The Case for Quality Content
Marcy Massura is a big believer in encouraging employees to help spread the word about all of the good things a company is doing. Too often, she said, companies are “leaving a free marketing channel on the table” when they’re not mobilizing potential brand ambassadors.
But for that to happen, they must arm employees with great information.
“Internal comms has a far greater responsibility to make the content more compelling for the employee,” said Massura, an executive brand advisor. “A press release is not going to be shared. Yet you don’t see very often a piece of content created specifically to entice an employee to share it out.”
Communicators need to produce high quality storytelling for their employees, she said. In fact, Massura has a simple philosophy if brands want to successfully enlist the workforce as messengers of positive messages.
“The best strategy is just to be really, really awesome,” she said. “Have great content that makes people proud to share. Make it good enough that they want their friends to see it. They share it because they think their community will benefit from it and enjoy it. That has to be the end game.”
Here are more insights from Massura, who is one of the industry experts featured in The Definitive Guide to Employee Communication and Engagement.
Q: Why is it more difficult to communicate with today’s workforce?
A: “The most obvious reason is that we are inundated with content. We’re reading more on screens than ever before. So, messages from our place of business are diluted. Company information may fall through the cracks. It may look boring. If I’m choosing between dull content my brand is giving me versus looking at something more entertaining on BuzzFeed, I know what I’m doing on my lunch break. That’s why you need quality content that’s more compelling and makes employees want to be part of the conversation.”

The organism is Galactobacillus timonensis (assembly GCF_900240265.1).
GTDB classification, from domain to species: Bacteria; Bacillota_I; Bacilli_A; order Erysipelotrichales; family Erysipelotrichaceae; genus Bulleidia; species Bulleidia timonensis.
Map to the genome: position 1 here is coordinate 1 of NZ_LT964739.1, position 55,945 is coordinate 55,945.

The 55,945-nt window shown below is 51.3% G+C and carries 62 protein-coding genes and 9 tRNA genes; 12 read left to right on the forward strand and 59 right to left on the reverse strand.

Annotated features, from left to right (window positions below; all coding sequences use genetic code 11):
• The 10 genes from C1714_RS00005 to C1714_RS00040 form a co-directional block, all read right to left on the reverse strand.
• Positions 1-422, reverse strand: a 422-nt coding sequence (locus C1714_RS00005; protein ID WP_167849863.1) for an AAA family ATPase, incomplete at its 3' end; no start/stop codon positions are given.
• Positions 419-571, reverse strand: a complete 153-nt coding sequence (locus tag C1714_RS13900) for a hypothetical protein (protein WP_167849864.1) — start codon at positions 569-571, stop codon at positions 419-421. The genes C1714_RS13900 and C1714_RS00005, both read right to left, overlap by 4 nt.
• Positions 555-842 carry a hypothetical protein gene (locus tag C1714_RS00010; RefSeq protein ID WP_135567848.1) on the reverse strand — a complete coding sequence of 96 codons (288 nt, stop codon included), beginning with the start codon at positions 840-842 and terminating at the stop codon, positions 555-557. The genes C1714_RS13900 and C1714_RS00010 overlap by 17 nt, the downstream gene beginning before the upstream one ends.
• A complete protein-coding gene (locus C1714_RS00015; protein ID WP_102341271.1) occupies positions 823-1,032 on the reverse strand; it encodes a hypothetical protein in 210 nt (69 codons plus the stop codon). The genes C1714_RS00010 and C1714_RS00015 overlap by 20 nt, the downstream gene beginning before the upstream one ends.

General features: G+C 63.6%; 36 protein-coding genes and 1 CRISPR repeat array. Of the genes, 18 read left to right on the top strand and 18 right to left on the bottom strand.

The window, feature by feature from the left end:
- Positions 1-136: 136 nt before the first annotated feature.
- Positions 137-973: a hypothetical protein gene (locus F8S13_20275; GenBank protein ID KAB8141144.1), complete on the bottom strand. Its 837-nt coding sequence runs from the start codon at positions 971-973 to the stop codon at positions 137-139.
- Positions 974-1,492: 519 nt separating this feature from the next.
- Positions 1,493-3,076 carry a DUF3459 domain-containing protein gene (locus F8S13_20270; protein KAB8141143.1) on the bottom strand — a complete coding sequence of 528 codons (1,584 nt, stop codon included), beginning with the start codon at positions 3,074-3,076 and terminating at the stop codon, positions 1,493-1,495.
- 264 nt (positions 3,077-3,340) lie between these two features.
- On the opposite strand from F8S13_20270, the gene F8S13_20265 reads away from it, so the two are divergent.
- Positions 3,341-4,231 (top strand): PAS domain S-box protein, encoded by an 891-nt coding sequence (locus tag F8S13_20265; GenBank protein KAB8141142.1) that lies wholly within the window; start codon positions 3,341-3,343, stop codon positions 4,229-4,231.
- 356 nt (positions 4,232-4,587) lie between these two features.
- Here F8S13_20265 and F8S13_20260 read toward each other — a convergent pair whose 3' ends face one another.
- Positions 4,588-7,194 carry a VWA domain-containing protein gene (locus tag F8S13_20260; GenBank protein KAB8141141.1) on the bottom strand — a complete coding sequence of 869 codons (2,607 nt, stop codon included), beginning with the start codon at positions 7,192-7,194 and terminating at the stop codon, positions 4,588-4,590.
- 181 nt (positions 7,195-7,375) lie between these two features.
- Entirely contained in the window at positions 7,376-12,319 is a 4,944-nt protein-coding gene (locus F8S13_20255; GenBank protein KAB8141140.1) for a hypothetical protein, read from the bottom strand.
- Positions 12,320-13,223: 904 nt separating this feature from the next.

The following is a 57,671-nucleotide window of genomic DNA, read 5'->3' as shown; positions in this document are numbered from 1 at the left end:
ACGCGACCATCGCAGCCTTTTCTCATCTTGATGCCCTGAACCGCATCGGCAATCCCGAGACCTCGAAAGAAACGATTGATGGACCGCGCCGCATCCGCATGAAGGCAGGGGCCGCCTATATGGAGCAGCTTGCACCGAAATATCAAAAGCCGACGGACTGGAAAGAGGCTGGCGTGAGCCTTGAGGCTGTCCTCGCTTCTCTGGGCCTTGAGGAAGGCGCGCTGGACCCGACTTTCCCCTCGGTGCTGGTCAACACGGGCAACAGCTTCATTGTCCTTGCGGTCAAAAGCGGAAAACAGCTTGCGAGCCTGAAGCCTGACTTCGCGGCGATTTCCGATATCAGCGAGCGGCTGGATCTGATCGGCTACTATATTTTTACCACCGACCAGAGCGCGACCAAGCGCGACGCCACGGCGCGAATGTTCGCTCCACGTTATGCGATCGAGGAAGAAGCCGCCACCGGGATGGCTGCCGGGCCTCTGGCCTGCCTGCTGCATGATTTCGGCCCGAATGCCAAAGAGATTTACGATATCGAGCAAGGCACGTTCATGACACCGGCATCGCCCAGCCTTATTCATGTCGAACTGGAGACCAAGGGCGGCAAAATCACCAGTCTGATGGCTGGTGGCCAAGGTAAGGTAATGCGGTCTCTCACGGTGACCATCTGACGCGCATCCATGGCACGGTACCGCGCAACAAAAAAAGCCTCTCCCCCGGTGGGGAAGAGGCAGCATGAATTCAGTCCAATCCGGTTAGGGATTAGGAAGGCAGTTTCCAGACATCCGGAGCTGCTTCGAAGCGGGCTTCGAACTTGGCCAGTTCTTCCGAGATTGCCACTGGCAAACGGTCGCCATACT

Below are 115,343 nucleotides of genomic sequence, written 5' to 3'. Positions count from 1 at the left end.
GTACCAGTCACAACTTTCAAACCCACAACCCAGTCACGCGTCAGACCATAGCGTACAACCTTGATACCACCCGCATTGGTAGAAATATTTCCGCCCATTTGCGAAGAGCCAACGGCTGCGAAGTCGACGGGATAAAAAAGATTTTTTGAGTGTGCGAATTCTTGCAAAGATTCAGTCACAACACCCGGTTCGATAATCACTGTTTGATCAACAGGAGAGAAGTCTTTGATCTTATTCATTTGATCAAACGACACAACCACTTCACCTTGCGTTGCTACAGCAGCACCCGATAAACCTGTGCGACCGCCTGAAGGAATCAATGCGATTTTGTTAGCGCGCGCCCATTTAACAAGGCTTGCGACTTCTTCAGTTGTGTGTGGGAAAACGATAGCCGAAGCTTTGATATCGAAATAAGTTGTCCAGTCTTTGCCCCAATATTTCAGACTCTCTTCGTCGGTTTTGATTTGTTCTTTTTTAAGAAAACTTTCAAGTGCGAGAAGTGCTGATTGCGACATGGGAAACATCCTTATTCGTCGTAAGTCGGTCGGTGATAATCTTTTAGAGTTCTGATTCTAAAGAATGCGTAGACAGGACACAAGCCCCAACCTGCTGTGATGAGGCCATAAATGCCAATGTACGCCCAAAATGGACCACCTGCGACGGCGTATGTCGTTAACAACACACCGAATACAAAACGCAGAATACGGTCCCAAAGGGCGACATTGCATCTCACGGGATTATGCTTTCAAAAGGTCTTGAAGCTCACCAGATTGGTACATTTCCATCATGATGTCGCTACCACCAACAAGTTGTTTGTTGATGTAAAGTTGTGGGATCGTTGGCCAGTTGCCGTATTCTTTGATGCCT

Q: Is the standard toolkit of intranet, email and team collaboration tools not reaching employees?
A: “That’s a given. Most organizations don’t have things as simple as a mobile-friendly intranet. So, how do people view information on the subway or the train? I also believe in having some kind of portal that goes beyond the purpose of just communicating with the employee. You need functionality or resources that employees use every day as part of their job. That way it’s no longer about driving people to these locations. Then while you’re there, you get a pop-up notice
about a company event or training. It removes the element of choice and we make sure our content will land in front of employees’ eyeballs.”
Q: Are internal communicators taken seriously?
A: “I would say they’re seen as an important part of the organization for reasons like legal compliance issues. But where they’re really dismissed is in how employee communication can play a role in brand reputation, brand awareness, and brand crisis. I’ll be in a war room crafting a public message for a brand and then at the very end I’ll be asked, ‘Oh, yeah, and what should we tell our employees?’ That’s where you should start the conversation – with your most important people. So, I think comms is really undervalued in really important areas.”
Q: Is today’s employee communication broken?
A: “If I’m an old-timey CEO or COO and somebody asks how comms is doing, I might say, ‘It’s doing well because every time we have a critical statement, they get it out in 24 hours. They’re making employees aware of safety risks. So, sure, we’re talking to our employees.’ For them, it’s fine. But if you’re talking to a more evolved CMO, they’ll say it’s wildly broken. We’re completely missing the mark on the power of internal comms.”
Want to learn more about how emerging communication technology is empowering employees and transforming organizations? Download The Definitive Guide to Employee Communication and Engagement to learn more.